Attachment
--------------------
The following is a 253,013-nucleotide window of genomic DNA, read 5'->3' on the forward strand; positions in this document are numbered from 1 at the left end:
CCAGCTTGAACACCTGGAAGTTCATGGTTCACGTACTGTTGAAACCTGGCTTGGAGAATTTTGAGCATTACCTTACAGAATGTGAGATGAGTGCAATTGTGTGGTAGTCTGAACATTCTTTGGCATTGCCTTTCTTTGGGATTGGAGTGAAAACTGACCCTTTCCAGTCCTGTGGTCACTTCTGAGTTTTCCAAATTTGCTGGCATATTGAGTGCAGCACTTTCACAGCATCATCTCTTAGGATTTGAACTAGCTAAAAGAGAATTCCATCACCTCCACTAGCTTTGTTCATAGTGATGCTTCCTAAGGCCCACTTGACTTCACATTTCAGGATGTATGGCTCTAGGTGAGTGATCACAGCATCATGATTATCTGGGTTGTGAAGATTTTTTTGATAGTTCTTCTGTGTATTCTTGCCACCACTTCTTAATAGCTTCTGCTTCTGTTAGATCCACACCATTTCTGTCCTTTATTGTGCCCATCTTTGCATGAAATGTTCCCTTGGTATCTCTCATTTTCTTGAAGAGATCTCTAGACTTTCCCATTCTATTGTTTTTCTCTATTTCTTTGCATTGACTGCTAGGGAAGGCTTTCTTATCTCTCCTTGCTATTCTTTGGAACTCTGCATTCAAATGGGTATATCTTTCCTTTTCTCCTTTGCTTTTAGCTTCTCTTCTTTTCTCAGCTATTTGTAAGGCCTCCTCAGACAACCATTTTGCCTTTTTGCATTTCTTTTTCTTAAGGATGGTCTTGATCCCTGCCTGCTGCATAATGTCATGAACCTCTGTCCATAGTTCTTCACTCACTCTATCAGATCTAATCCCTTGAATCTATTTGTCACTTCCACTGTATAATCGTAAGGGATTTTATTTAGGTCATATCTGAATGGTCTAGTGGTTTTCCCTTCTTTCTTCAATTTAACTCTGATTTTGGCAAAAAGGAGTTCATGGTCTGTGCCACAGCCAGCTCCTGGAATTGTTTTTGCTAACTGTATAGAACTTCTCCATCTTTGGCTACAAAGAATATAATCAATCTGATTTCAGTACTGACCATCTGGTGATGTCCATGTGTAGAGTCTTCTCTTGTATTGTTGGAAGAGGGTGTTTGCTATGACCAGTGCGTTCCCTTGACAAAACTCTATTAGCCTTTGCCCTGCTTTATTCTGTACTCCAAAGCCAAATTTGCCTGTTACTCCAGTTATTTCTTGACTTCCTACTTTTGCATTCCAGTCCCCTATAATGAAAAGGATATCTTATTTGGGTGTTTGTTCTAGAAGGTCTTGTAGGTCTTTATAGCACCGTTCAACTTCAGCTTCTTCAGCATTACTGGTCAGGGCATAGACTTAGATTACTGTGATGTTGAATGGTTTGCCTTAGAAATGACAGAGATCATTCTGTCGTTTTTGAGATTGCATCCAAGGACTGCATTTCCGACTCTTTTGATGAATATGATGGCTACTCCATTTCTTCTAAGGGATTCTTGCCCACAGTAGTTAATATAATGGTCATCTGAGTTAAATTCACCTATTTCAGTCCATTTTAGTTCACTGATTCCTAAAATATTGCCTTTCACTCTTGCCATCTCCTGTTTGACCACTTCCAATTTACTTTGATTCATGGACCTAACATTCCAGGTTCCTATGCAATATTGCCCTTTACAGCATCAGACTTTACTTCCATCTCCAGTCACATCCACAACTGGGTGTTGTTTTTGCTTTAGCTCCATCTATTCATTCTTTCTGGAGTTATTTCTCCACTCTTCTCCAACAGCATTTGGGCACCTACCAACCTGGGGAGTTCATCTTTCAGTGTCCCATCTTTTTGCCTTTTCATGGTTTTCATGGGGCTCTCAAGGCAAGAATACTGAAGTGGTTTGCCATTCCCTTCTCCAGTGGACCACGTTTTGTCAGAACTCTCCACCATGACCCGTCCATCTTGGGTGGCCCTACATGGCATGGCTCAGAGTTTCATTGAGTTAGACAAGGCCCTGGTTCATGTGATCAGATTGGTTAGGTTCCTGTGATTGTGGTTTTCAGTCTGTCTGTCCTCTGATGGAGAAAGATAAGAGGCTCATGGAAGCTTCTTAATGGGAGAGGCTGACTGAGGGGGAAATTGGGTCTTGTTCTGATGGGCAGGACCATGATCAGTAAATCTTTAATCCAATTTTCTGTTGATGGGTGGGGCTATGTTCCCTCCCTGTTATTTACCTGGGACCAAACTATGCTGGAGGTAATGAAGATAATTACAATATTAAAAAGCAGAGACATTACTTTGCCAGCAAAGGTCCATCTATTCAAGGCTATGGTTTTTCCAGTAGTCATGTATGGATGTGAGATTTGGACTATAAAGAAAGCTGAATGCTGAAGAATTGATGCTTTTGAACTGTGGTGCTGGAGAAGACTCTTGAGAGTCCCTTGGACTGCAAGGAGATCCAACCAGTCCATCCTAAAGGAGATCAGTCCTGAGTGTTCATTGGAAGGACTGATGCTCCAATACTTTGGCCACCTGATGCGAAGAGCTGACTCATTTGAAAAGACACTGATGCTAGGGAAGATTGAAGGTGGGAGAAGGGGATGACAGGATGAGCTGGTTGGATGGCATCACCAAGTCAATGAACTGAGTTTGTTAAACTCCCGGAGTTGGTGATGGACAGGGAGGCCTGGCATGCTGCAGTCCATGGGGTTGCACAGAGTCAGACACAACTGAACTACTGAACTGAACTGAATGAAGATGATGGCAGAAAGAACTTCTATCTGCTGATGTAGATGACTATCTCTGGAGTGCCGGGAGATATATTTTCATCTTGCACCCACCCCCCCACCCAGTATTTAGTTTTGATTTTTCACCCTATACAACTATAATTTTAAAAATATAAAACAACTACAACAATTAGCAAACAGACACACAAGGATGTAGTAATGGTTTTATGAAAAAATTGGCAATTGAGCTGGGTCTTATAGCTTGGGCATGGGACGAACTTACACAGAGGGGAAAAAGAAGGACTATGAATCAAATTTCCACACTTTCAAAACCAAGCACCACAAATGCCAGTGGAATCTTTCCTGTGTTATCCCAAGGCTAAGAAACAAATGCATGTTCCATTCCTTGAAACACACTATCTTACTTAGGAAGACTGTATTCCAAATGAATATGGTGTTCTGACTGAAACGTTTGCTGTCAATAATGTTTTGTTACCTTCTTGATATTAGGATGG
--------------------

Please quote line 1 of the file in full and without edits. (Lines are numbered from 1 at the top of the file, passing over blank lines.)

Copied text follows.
The following is a 253,013-nucleotide window of genomic DNA, read 5'->3' on the forward strand; positions in this document are numbered from 1 at the left end: